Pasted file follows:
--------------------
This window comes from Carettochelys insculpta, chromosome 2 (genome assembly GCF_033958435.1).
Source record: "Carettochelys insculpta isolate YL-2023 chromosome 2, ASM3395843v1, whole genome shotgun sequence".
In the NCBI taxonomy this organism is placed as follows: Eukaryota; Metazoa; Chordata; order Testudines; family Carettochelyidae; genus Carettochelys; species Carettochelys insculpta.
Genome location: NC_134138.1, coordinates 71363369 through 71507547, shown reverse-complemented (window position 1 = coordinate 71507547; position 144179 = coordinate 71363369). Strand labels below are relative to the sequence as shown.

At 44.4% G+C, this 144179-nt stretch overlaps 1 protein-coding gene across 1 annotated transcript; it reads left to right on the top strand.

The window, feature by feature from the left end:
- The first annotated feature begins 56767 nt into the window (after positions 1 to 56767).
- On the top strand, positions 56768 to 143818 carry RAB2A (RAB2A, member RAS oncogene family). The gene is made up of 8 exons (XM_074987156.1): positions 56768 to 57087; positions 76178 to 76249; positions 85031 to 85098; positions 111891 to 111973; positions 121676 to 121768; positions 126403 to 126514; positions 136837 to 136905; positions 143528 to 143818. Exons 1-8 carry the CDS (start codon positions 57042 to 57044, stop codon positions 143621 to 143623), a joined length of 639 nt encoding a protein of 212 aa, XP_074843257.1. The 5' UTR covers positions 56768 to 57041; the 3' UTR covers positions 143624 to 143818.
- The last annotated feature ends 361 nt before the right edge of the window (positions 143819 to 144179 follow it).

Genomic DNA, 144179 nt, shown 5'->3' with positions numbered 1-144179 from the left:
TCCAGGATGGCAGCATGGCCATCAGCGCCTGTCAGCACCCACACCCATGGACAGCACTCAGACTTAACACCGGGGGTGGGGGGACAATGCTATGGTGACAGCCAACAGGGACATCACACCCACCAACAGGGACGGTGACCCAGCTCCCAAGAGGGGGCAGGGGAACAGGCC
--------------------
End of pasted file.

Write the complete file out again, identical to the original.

This window comes from Carettochelys insculpta, chromosome 2 (genome assembly GCF_033958435.1).
Source record: "Carettochelys insculpta isolate YL-2023 chromosome 2, ASM3395843v1, whole genome shotgun sequence".
In the NCBI taxonomy this organism is placed as follows: Eukaryota; Metazoa; Chordata; order Testudines; family Carettochelyidae; genus Carettochelys; species Carettochelys insculpta.
Genome location: NC_134138.1, coordinates 71363369 through 71507547, shown reverse-complemented (window position 1 = coordinate 71507547; position 144179 = coordinate 71363369). Strand labels below are relative to the sequence as shown.

At 44.4% G+C, this 144179-nt stretch overlaps 1 protein-coding gene across 1 annotated transcript; it reads left to right on the top strand.

The window, feature by feature from the left end:
- The first annotated feature begins 56767 nt into the window (after positions 1 to 56767).
- On the top strand, positions 56768 to 143818 carry RAB2A (RAB2A, member RAS oncogene family). The gene is made up of 8 exons (XM_074987156.1): positions 56768 to 57087; positions 76178 to 76249; positions 85031 to 85098; positions 111891 to 111973; positions 121676 to 121768; positions 126403 to 126514; positions 136837 to 136905; positions 143528 to 143818. Exons 1-8 carry the CDS (start codon positions 57042 to 57044, stop codon positions 143621 to 143623), a joined length of 639 nt encoding a protein of 212 aa, XP_074843257.1. The 5' UTR covers positions 56768 to 57041; the 3' UTR covers positions 143624 to 143818.
- The last annotated feature ends 361 nt before the right edge of the window (positions 143819 to 144179 follow it).

Genomic DNA, 144179 nt, shown 5'->3' with positions numbered 1-144179 from the left:
TCCAGGATGGCAGCATGGCCATCAGCGCCTGTCAGCACCCACACCCATGGACAGCACTCAGACTTAACACCGGGGGTGGGGGGACAATGCTATGGTGACAGCCAACAGGGACATCACACCCACCAACAGGGACGGTGACCCAGCTCCCAAGAGGGGGCAGGGGAACAGGCC